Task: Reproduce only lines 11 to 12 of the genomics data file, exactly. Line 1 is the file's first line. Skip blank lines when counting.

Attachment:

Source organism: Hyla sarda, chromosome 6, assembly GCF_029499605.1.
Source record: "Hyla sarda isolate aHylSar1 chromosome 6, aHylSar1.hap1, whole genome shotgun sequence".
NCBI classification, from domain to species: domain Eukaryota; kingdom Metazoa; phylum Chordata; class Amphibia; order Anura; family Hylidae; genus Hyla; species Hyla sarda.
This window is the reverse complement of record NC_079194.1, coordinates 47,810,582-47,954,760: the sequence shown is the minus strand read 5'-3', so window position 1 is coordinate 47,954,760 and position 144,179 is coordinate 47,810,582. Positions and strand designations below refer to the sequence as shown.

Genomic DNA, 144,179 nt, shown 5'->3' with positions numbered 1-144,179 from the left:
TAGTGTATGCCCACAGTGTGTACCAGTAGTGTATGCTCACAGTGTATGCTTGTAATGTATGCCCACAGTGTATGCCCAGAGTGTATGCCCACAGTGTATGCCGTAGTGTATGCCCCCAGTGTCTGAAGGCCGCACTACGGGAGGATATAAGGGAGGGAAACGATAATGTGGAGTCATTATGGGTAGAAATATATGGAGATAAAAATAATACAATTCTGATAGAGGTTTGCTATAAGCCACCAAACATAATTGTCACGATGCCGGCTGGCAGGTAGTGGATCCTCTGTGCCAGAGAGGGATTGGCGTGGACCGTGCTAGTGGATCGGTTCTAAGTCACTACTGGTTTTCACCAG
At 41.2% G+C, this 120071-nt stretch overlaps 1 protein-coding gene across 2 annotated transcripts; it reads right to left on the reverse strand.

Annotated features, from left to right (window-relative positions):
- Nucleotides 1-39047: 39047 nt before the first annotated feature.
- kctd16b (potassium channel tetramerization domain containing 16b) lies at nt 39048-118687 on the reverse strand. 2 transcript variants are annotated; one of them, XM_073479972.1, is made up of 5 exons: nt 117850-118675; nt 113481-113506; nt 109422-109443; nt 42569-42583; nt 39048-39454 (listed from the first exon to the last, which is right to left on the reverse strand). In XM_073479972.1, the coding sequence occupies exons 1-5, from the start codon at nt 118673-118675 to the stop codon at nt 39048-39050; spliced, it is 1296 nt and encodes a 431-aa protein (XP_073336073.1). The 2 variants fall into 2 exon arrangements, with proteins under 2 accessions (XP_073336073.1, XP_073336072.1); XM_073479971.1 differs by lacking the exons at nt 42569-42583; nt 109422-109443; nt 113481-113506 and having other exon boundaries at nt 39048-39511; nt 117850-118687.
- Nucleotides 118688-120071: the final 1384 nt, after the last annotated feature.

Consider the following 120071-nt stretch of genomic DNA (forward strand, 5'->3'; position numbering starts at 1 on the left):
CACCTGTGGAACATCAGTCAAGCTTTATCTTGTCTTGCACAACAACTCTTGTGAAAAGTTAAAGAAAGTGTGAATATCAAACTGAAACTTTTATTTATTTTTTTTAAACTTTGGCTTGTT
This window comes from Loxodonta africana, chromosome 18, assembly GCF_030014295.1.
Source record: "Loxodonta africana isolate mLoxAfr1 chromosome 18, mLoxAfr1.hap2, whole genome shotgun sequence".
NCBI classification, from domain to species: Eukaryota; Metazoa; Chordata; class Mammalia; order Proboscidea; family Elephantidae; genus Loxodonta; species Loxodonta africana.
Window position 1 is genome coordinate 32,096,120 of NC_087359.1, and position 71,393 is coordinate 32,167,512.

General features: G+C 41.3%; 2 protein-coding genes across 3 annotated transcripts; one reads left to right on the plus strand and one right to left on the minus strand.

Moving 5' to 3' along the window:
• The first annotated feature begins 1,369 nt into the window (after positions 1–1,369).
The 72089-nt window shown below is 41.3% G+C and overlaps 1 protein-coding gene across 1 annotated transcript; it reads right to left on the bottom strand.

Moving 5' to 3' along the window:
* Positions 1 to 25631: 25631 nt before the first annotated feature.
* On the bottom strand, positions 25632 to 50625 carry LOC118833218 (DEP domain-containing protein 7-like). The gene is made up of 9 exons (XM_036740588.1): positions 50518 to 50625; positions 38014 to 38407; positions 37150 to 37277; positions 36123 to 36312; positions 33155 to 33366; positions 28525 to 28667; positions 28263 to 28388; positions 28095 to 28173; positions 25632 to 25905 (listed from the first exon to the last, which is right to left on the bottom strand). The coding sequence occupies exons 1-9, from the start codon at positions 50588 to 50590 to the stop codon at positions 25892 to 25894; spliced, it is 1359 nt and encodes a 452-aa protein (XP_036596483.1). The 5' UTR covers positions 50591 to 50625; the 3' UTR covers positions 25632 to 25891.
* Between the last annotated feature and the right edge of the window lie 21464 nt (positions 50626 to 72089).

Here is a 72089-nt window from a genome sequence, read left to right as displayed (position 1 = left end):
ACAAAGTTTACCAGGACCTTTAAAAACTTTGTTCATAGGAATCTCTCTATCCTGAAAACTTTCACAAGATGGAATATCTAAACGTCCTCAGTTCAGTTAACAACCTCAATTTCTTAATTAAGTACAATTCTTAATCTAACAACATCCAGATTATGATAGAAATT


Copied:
- Nucleotides 118688-120071: the final 1384 nt, after the last annotated feature.

Consider the following 120071-nt stretch of genomic DNA (forward strand, 5'->3'; position numbering starts at 1 on the left):